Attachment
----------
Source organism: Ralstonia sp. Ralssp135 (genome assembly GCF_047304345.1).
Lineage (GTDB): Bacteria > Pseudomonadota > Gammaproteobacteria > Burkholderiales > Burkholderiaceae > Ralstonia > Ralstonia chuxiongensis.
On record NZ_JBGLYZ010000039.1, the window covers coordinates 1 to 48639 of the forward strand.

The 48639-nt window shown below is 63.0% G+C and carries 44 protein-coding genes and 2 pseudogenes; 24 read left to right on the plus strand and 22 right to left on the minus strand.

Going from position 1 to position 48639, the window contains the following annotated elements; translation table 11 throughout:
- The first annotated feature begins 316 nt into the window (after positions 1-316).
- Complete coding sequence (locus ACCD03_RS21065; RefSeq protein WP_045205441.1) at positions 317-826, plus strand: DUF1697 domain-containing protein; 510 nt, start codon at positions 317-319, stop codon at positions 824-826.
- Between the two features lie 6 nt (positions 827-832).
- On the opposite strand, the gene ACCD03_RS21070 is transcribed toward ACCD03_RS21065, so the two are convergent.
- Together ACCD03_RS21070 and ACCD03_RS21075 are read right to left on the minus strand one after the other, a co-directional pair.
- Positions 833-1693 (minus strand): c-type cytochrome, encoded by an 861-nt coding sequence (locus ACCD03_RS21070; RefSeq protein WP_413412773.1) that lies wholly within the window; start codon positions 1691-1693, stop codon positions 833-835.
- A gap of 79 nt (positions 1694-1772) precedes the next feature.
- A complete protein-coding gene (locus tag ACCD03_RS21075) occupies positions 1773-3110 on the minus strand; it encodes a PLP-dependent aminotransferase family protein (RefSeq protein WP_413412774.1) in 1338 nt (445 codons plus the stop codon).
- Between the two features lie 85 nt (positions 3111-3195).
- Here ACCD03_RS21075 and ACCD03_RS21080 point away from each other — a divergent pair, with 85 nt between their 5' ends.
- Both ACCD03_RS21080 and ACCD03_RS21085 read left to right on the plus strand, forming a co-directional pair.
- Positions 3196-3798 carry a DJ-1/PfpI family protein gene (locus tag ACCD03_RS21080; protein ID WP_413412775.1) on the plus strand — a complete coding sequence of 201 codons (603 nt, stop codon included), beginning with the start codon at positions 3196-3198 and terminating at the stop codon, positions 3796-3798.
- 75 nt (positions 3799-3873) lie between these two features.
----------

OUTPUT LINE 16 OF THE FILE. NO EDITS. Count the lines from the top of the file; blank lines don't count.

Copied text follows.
- Both ACCD03_RS21080 and ACCD03_RS21085 read left to right on the plus strand, forming a co-directional pair.